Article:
If you are experiencing knee pain, you should have it evaluated by a licensed healthcare professional (ie. Physician, Athletic Trainer, Nurse Practitioner, Physical Therapist) To effectively, and correctly, identify the source of the pain, as well as appropriate medical treatment of the injury. You can apply an ice pack to the affected area for no more than 20 minutes each time. Make sure you allow at least one hour between icings to allow for the structures of the skin to return to normal temperature. Resting the area is also important to prevent further injury, as well as keeping the patient as comfortable as possible. If the patient is in severe pain, they should seek immediate treatment at an urgent care center or hospital.
Even though the advice in the other incorporates some useful information, you should NEVER get your medical advice from the internet. While various home remedies might be appropriate for making yourself more comfortable in the case of minor injuries, any injury that either lasts for more than a couple of days, causes extreme pain, or limits mobility should be treated by a professional health care provider. If you are in school, your school nurse can look at your knee (for free) and tell you whether you need to see a doctor or whether home remedies will suffice. Most university have health centers available for free to students.
Note that eNotes answers are only intended for study purposes. If you need medical advice, you should consult your health care provider.
The acronym RICE is a good starting place. Rest, Ice, Compression, and Elevation.
Rest simply means try to minimize activity to it. Many people assume that means a complete lack of doing anything to a damaged joint. That's incorrect. There needs to be some movement involved every so often to help with blood circulation and healthy tissue repair. No movement means the joint is going to get very stiff.
Ice is always good. It does a few things. First, it helps with pain management. Second, it helps keep inflammation down. You can effectively ice for 20 minutes at a time, once per hour. Some people say to only ice like that twice per day. I would say that's the minimum. If the injury or surgery is fresh, ice for that 20 minutes as many times as you can. You are tying to reduce swelling and only icing for 40 minutes total out of a 24 hour period is not good enough. Place the ice bag onto the skin. It's more effective than wrapping it in a towel. But do not ice for more than that 20 minutes, because you can cause ice burns and tissue damage. If you are trying to ice an ankle, an even better method of icing is to put it in a bucket of ice water.
Compression. Get yourself a compression bandage (Ace wrap) and do a snug wrap around the knee. Do that immediately after icing. Again, you are trying to cut down on inflammation. The ice did that, now compress it to keep the swelling down. The compression makes it harder for lots of blood flow to re-swell the joint. Be careful to avoid wrapping so tightly that circulation is cut off. If your toes feel numb or look blue, it's too tight.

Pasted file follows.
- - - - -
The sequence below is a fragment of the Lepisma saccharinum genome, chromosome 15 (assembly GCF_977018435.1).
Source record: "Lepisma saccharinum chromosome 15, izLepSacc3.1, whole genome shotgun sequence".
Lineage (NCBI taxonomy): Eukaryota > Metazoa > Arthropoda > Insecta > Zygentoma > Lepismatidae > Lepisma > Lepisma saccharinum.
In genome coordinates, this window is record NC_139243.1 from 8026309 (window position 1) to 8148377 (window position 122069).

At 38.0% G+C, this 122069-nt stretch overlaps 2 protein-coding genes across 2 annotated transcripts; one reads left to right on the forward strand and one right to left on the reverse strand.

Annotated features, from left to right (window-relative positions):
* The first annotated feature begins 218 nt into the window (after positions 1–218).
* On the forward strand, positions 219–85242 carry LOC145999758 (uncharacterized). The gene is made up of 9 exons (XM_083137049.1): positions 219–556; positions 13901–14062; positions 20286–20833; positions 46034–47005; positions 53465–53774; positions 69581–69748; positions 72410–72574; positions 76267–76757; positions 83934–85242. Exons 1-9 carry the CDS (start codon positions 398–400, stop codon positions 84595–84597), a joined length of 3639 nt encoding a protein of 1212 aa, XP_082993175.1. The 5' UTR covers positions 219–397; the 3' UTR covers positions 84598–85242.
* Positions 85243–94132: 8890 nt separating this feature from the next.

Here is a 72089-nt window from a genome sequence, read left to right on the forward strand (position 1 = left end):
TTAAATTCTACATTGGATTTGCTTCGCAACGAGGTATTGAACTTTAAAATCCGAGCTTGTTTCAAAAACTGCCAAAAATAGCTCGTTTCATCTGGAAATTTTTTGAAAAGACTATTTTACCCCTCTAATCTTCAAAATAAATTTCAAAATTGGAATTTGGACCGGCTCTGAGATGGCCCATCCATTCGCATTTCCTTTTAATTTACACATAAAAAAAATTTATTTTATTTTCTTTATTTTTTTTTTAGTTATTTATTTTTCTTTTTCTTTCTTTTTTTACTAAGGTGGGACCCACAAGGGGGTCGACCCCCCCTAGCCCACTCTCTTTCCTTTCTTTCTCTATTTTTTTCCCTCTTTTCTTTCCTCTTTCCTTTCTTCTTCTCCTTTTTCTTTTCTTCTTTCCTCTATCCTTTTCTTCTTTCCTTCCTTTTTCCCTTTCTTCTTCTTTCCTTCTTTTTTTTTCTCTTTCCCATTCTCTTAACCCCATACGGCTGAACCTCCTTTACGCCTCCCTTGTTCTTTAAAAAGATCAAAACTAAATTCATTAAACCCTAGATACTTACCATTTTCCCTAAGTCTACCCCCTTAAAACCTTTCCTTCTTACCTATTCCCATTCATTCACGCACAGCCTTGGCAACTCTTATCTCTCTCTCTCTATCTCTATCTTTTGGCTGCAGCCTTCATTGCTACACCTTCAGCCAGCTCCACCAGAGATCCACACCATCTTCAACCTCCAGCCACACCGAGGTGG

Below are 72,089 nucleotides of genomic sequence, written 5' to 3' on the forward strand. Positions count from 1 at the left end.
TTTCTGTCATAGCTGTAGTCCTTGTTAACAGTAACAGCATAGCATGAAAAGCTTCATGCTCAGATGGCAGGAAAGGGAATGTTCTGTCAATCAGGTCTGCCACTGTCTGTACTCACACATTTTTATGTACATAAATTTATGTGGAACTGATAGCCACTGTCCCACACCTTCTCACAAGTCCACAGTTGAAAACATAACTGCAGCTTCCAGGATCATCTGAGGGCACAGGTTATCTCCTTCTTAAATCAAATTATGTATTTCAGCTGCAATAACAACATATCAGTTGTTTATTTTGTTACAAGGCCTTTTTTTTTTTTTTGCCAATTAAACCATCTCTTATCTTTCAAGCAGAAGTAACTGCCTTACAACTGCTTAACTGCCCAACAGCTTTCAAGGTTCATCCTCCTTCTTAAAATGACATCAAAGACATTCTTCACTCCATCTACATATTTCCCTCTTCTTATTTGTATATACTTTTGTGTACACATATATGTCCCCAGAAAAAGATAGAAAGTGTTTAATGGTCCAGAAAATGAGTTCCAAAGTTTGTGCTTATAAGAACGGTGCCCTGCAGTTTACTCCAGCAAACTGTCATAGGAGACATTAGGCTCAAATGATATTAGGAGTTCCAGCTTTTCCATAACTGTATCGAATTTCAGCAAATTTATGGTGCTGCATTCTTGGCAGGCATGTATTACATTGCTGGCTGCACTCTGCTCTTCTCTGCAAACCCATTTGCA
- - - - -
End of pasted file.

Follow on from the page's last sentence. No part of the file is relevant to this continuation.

Elevation. Get the joint elevated above your heart. It will help keep inflammation down, because it reduces the ease at which blood can flow to the joint. For a knee this means lay flat on your back and put your knee, calf, ankle, and foot up on a pillow.
The above will help with knee pain, but none of it analyzes the reason for the knee pain. If it's an acute injury, then RICE will work until it's healed. If the injury is more severe and chronic, a medical professional will likely need to surgically help out the joint. For a knee, the most common forms of knee pain that require surgical treatment are meniscal tears, ACL, MCL, PCL, or LCL tears.
With knee pain it can be a number of different things, but is your need pain an acute injury (something you specifically remember happening to cause your pain) or chronic where it just started to hurt over time? This will tell you a lot. If there is swelling you should use RICE, rest, ice, compression, elevation. Your best bet is to see a doctor, athletic trainer, physical therapist, or some medical professional to truly diagnose why your knee hurts and can give you treatment and exercises to remedy the problem.
First it depends what caused the pain. Does it come from overtraining, is it an old injury, did you make a funny step that caused it or did it come out of nowhere? If it is from overtraining or doing exercise you should rest, maybe massage the area (not if the massage causes pain) and put as little strain on it as you can for at least 3 days. That should make it better. If it is from exercise you should be more careful in the future and be sure to seek advice on propper form to prevent injury. If it is an old injury you should also rest and go see a doctor for further advice if the pain continues after rest. If you stepped funny and started feeling the pain after, rest for a few days, put ice wraped in a towel on it. If the pain doesn't go away after a few days you should go see a doctor to determine the seriousness of the pain and further treatment. If it just appeared do the same and go see a doctor for further instructions.
In case you experience occasional knee pain often, you should start doing knee exercises to minimize and maybe even cure it. You can find lots of them all over internet. Sometimes it's the lack of muscle mass that causes pain and also improper posture that can hurt your back and continue down your knee.